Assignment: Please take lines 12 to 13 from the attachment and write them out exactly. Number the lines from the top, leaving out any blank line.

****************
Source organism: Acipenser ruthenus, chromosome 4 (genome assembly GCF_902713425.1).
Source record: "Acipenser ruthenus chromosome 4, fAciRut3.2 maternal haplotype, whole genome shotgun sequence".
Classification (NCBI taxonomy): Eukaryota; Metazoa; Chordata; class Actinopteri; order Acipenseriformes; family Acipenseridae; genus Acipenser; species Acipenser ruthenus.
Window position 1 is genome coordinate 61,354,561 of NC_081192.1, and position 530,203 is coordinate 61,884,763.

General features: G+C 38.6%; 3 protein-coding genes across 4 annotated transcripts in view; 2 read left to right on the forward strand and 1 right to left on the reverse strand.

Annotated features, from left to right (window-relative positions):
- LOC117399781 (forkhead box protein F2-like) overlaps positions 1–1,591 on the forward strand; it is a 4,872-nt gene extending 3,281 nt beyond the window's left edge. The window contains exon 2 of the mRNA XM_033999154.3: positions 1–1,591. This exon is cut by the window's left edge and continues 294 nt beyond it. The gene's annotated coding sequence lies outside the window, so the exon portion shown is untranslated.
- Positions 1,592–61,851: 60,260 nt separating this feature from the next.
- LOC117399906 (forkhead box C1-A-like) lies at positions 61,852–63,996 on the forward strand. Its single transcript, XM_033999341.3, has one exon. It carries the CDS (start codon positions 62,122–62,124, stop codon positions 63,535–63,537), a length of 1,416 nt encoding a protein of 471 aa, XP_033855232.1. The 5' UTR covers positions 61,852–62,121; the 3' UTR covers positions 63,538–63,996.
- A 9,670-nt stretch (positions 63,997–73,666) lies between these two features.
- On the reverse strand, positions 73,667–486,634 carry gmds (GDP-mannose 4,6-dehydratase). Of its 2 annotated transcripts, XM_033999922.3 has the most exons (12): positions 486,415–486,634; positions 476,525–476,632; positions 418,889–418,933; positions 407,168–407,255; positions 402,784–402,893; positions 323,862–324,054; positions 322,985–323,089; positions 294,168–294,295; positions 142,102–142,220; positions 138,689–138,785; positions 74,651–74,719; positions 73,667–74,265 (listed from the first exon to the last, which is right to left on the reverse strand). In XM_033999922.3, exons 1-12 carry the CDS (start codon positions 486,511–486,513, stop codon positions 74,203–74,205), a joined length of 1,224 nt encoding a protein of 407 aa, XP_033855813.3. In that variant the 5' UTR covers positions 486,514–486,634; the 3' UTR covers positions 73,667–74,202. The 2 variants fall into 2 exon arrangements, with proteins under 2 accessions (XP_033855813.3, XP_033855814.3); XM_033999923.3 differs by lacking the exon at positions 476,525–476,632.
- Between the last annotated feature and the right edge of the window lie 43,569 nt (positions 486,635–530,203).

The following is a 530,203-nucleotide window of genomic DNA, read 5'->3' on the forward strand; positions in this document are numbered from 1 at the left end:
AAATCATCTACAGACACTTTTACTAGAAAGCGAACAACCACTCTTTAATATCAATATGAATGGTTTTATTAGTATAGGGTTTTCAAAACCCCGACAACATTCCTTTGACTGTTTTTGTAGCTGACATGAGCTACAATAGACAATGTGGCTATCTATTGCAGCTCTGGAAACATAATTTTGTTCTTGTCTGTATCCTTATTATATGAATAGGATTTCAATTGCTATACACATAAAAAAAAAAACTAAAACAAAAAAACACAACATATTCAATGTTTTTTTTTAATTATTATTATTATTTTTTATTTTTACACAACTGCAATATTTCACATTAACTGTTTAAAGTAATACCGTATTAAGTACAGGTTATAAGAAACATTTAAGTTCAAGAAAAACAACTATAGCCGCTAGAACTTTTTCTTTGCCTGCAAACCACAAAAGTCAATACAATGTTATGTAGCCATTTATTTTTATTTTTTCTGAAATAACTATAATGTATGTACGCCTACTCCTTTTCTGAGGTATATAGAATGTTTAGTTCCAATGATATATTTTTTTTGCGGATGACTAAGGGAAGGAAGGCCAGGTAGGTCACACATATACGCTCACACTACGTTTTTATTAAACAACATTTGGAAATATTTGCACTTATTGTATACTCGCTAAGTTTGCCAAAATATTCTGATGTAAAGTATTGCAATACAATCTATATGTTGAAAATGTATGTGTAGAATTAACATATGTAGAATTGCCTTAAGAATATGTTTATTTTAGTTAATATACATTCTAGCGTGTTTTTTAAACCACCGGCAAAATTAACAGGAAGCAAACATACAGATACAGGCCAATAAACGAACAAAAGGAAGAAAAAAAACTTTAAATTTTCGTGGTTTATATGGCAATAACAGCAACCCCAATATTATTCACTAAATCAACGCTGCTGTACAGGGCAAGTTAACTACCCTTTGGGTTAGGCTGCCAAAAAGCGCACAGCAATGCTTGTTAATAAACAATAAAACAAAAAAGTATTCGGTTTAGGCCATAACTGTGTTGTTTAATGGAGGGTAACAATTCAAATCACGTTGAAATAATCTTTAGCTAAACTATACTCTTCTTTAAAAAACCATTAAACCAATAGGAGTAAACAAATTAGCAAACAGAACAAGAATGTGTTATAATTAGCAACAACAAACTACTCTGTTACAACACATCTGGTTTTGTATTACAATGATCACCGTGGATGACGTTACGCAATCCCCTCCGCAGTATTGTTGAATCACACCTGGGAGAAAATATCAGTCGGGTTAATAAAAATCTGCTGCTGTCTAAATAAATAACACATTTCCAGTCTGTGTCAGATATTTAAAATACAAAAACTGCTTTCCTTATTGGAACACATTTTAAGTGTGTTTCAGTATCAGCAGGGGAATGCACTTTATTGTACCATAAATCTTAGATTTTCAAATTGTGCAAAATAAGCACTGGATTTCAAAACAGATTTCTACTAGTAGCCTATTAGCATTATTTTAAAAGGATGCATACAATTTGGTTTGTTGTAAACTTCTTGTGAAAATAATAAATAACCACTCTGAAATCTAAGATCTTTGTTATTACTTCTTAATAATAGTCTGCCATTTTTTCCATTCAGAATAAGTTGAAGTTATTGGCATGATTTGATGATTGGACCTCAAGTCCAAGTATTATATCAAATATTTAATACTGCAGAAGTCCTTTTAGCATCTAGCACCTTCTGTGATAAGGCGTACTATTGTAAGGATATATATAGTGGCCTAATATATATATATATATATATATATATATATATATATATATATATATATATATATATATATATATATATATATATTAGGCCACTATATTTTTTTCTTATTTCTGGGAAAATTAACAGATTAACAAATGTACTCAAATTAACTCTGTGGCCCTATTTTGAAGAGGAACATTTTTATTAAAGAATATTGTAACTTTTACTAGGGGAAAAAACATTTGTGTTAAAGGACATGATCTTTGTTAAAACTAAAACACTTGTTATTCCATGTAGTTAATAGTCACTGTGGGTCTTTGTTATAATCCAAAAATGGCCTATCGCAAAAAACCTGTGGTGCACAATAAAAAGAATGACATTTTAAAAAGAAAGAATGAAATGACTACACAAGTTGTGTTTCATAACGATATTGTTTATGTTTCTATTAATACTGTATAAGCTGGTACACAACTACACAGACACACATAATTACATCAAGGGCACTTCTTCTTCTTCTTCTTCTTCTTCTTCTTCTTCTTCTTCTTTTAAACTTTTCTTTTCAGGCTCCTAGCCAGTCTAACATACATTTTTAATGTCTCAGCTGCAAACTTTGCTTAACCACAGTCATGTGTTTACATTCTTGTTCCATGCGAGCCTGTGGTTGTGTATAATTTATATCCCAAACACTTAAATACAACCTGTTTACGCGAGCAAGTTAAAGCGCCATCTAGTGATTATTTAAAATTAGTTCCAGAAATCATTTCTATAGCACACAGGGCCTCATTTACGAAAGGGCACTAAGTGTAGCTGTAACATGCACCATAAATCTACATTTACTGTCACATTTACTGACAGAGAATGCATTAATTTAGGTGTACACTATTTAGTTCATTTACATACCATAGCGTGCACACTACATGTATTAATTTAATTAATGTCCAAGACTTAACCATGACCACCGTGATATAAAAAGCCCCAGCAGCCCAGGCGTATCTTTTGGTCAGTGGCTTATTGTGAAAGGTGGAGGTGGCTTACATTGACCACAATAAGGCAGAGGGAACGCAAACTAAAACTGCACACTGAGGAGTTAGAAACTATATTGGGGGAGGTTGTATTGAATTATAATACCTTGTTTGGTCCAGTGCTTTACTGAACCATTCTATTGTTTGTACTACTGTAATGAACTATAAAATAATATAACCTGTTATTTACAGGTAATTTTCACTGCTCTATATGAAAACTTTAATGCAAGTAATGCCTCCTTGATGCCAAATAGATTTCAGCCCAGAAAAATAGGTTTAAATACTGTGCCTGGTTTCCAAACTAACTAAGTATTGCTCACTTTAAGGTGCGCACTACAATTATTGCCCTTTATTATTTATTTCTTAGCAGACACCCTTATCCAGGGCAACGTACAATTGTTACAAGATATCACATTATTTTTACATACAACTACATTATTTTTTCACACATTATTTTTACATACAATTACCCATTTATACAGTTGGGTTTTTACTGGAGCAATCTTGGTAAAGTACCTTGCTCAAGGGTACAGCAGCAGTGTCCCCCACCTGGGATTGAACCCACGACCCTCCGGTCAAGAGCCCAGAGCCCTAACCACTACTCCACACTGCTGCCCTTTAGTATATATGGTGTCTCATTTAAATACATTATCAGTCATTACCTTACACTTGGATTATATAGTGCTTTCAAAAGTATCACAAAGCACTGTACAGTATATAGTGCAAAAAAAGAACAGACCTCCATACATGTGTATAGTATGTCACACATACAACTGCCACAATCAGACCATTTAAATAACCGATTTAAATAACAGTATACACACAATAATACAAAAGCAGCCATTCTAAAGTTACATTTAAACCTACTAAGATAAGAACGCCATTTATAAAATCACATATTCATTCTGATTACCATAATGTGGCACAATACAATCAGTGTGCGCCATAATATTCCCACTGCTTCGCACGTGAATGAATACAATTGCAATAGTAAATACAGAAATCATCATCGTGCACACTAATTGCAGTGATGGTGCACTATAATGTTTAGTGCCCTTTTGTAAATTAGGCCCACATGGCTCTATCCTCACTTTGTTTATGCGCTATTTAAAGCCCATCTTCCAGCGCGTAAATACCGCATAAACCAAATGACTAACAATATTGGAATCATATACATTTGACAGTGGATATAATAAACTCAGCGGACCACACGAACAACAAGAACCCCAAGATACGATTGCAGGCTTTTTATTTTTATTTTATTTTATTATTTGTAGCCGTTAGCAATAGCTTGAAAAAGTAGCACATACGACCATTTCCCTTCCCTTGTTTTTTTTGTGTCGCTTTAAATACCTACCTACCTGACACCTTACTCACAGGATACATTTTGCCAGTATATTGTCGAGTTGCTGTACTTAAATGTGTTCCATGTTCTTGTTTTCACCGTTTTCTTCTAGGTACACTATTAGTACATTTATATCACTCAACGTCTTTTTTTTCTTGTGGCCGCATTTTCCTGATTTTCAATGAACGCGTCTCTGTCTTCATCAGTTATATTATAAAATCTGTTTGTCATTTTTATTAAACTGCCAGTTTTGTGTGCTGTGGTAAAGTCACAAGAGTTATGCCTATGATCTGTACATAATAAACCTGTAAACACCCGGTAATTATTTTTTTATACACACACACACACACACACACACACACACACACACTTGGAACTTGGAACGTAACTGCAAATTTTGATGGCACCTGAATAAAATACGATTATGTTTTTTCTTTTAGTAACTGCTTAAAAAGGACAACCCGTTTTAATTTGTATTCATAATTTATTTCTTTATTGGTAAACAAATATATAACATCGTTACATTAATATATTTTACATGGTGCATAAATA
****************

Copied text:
- Between the last annotated feature and the right edge of the window lie 43,569 nt (positions 486,635–530,203).

The following is a 530,203-nucleotide window of genomic DNA, read 5'->3' on the forward strand; positions in this document are numbered from 1 at the left end: